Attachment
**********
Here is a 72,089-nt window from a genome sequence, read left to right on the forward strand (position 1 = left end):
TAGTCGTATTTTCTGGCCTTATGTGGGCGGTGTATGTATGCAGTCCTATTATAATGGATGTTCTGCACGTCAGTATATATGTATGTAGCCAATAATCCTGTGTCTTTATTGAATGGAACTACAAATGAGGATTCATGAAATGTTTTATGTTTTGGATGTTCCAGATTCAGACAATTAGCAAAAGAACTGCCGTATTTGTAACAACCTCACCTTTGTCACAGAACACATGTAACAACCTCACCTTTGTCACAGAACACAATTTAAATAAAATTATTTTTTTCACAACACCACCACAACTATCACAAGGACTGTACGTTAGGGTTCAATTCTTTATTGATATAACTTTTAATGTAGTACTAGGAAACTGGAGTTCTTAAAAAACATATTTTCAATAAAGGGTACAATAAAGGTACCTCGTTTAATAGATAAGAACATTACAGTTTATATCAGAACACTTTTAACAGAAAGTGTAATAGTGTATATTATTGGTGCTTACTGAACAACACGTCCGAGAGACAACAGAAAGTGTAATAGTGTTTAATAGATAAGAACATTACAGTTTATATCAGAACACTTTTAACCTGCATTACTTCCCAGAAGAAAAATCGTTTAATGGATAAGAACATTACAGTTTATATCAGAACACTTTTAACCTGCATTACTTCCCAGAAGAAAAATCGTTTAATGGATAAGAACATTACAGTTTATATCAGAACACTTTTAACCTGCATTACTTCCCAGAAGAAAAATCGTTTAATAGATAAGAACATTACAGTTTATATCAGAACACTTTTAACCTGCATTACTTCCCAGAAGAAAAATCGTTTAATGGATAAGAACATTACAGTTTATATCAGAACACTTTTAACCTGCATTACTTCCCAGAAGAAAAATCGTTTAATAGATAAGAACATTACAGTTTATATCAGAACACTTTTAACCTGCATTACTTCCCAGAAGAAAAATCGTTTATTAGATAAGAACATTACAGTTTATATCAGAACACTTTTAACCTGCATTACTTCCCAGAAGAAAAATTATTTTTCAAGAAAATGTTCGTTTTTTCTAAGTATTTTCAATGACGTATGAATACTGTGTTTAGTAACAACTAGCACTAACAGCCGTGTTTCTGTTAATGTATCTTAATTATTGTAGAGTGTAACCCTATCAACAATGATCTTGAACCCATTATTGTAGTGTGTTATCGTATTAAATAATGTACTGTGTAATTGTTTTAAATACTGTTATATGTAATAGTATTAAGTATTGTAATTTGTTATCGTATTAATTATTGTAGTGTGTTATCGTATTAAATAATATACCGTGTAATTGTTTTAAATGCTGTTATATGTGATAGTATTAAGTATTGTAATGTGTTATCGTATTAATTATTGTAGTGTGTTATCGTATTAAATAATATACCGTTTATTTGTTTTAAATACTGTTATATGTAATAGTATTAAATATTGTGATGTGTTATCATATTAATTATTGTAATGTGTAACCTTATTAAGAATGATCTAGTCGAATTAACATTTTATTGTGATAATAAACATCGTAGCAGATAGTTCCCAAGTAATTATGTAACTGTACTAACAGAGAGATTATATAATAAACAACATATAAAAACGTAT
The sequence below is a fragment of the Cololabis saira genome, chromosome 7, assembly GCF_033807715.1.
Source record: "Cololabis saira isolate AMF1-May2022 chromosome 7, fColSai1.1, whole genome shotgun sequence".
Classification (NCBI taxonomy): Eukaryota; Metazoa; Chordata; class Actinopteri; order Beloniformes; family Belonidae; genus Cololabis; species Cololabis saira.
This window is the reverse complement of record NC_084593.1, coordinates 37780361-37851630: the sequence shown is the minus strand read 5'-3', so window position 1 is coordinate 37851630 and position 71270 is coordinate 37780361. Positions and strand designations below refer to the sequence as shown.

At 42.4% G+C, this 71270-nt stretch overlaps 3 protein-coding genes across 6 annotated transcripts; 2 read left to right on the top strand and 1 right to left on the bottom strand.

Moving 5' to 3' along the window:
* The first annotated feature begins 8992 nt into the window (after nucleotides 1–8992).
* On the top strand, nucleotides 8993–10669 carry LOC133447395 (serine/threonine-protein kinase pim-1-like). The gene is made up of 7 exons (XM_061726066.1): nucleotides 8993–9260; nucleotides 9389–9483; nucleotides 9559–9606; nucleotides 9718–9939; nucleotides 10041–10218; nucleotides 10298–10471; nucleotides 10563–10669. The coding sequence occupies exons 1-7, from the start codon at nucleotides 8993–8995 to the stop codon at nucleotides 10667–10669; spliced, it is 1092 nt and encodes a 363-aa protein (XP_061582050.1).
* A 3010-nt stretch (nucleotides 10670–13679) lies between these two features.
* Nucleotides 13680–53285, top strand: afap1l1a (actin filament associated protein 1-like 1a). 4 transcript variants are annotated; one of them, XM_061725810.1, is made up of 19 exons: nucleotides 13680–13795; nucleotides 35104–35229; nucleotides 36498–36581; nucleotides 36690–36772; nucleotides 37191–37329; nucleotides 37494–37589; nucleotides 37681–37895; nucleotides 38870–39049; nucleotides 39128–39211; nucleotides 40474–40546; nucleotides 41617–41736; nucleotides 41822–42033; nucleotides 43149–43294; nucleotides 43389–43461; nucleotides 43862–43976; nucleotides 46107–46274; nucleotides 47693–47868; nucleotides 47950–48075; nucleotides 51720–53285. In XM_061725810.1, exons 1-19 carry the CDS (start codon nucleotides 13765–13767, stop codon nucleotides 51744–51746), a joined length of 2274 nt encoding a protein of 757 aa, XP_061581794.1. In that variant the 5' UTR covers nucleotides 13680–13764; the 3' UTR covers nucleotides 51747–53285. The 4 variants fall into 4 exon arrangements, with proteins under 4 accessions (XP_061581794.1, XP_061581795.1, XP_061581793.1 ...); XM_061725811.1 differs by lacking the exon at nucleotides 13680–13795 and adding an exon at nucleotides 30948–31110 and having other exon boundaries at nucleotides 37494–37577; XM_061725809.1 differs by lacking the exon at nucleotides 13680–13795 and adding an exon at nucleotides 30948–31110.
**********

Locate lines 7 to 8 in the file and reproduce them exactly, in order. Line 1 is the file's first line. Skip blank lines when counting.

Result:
At 42.4% G+C, this 71270-nt stretch overlaps 3 protein-coding genes across 6 annotated transcripts; 2 read left to right on the top strand and 1 right to left on the bottom strand.

Moving 5' to 3' along the window: